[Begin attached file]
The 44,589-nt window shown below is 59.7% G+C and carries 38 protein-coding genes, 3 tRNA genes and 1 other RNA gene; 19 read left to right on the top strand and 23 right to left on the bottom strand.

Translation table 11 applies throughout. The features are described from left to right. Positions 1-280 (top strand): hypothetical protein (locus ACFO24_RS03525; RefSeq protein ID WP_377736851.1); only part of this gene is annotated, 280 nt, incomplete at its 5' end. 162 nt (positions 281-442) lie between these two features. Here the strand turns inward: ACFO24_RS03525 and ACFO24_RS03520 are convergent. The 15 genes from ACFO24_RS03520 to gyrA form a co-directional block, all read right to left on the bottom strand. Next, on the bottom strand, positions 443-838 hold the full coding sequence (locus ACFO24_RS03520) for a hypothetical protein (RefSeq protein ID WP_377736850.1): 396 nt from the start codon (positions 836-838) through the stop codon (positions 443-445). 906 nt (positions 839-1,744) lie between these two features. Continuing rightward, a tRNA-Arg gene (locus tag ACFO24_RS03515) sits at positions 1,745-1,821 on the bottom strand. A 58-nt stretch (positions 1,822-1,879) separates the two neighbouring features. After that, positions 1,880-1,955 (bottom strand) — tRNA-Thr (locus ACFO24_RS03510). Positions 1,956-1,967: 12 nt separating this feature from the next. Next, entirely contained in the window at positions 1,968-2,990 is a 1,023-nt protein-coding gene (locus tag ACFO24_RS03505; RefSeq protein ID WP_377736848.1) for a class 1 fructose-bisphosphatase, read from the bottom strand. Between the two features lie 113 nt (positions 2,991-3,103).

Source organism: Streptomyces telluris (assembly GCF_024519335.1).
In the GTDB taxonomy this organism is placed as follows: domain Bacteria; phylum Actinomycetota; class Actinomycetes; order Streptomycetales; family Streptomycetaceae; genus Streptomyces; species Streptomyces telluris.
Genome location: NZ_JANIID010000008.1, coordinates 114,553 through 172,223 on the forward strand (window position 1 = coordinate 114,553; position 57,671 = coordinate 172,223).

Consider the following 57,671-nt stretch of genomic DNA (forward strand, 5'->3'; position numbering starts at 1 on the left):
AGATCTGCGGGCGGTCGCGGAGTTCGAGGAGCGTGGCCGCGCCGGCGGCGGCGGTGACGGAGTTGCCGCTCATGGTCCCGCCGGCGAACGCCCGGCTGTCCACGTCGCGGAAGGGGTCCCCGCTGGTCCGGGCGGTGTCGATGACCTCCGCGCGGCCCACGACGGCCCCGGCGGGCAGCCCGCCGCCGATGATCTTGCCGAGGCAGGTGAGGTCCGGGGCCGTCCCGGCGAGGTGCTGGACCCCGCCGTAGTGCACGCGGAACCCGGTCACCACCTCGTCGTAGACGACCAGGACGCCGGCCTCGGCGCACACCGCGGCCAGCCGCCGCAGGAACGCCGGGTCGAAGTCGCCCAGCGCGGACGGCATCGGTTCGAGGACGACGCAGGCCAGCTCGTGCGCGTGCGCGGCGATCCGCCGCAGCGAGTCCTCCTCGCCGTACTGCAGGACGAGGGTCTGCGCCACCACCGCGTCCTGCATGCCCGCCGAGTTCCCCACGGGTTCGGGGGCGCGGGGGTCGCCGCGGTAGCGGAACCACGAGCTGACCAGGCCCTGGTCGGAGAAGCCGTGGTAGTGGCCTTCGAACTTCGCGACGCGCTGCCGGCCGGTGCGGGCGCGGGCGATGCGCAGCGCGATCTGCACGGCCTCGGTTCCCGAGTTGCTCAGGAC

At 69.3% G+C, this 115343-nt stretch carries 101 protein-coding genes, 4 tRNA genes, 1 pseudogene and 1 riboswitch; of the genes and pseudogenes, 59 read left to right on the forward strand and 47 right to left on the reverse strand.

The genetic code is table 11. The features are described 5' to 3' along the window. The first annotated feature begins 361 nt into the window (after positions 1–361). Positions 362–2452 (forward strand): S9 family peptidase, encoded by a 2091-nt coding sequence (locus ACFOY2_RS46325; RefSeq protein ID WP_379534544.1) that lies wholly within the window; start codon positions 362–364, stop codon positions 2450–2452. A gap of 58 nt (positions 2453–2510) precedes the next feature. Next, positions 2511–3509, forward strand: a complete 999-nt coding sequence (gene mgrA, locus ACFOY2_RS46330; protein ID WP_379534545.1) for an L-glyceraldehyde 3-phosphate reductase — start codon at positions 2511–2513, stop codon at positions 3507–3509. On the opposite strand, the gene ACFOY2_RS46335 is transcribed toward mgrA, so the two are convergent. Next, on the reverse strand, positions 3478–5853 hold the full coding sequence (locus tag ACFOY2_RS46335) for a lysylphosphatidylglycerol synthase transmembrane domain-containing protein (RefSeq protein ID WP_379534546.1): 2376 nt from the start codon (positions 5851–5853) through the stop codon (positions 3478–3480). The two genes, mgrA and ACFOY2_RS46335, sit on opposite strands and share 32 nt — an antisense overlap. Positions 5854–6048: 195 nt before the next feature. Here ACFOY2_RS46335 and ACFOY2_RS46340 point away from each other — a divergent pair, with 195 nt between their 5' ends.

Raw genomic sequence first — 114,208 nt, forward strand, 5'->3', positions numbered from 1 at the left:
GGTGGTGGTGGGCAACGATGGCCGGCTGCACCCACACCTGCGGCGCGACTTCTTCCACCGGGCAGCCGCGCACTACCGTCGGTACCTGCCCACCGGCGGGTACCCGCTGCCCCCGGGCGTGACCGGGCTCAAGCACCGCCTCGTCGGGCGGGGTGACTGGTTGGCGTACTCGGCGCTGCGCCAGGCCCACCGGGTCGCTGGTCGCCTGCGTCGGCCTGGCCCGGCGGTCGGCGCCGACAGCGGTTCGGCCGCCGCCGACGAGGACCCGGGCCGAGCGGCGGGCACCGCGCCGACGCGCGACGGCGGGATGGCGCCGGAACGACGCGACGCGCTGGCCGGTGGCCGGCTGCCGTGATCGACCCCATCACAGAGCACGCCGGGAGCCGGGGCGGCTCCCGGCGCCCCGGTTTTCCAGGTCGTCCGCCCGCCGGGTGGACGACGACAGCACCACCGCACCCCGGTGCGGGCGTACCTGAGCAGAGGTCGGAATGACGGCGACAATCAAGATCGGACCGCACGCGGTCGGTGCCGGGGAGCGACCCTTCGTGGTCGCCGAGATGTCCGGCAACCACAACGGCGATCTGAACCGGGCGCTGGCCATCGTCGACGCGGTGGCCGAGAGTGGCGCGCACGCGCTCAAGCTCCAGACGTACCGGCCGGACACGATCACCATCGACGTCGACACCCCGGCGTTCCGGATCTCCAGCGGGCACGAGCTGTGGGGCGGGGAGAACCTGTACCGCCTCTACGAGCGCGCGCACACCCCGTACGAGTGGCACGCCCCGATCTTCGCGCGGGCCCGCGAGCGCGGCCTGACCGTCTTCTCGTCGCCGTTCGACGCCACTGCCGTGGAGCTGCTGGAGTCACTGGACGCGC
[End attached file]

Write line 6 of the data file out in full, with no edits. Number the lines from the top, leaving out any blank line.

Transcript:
Consider the following 57,671-nt stretch of genomic DNA (forward strand, 5'->3'; position numbering starts at 1 on the left):